(Thanks to Dustbinman for originally finding this)
Demos is suggesting that children should be given the vote from birth. Interesting proposal, but I can't ever see it coming to pass - and while it does seem like a good idea, there are problems with it that becoming apparent if you think about it for a while. I can already see the court cases where politicall savvy 13 year olds sue their parents for using their vote incorrectly, and how would voting rights be determined in custody cases. Still, it might see lots of wannabe MPs volunteering to become foster or adoptive parents.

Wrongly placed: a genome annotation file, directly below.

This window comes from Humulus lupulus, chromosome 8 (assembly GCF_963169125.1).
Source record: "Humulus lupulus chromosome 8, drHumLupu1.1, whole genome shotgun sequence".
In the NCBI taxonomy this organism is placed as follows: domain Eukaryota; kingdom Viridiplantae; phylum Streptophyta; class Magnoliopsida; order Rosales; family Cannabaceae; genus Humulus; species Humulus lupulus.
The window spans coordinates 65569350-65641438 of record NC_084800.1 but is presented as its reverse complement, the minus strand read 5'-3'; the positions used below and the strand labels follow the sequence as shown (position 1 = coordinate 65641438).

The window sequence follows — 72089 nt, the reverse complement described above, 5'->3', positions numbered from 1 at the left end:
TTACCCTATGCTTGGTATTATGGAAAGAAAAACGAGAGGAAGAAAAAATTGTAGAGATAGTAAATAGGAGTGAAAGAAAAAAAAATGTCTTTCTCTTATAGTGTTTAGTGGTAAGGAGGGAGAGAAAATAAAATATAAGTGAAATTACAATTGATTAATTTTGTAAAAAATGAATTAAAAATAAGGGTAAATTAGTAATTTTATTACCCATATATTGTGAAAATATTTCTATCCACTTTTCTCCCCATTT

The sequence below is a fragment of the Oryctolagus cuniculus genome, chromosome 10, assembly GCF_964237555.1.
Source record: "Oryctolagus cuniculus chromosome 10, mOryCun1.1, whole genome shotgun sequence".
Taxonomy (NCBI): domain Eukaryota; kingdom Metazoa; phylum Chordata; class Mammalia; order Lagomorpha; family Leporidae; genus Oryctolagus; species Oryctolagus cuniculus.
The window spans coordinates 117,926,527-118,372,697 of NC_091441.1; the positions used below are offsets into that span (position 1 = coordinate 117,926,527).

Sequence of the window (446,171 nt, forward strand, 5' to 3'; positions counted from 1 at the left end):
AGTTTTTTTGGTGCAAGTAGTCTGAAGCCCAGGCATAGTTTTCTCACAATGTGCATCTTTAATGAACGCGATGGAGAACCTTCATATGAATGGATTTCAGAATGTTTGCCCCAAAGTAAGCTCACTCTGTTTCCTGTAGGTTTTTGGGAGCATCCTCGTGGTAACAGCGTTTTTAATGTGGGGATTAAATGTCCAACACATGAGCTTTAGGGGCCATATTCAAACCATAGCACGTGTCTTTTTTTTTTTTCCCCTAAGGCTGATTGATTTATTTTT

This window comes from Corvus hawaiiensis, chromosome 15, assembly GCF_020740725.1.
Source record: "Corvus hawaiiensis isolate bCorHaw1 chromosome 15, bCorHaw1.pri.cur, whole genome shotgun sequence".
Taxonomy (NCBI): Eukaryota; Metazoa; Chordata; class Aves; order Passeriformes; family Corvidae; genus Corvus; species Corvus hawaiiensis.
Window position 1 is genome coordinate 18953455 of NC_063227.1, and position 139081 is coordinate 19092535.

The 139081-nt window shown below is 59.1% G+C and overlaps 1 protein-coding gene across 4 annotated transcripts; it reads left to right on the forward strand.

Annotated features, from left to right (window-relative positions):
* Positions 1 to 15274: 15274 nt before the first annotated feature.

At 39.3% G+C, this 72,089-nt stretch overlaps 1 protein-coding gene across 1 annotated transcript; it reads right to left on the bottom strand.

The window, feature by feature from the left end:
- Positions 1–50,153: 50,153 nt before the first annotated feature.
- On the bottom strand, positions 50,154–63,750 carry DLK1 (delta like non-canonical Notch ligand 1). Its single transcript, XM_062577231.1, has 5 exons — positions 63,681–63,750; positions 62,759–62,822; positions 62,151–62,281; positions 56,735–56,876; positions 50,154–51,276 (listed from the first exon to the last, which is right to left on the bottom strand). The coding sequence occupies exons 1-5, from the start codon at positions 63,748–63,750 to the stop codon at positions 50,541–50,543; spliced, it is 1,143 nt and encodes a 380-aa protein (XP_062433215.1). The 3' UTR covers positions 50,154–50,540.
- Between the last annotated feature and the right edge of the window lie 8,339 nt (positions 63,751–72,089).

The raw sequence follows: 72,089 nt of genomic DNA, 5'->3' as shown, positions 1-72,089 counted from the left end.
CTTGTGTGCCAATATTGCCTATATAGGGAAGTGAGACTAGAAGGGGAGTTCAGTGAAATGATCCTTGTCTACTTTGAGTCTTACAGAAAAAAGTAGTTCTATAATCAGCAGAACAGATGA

But, the suggestion might help kickstart some discussion about the connection of rights and age such as reducing the voting age from 18 to 16 (which I'm in favour of) and also allowing 16/18 year olds the right to stand for election. It might help create a generation of British Michael Moores - he started off by getting elected to his school board as an 18 year old.
I watched Prime Minister's Questions yesterday and there was a question about Osama Bin Laden at the very end:

Mr. Piara S. Khabra (Ealing, Southall): President Bush wanted Osama bin Laden dead or alive, but he is still at large. Will the Prime Minister tell the House about the latest information available on his whereabouts? Furthermore, can he confirm whether bin Laden and his al-Qaeda followers have already crossed the border into Pakistan? If so, what steps are being taken to pursue him over there?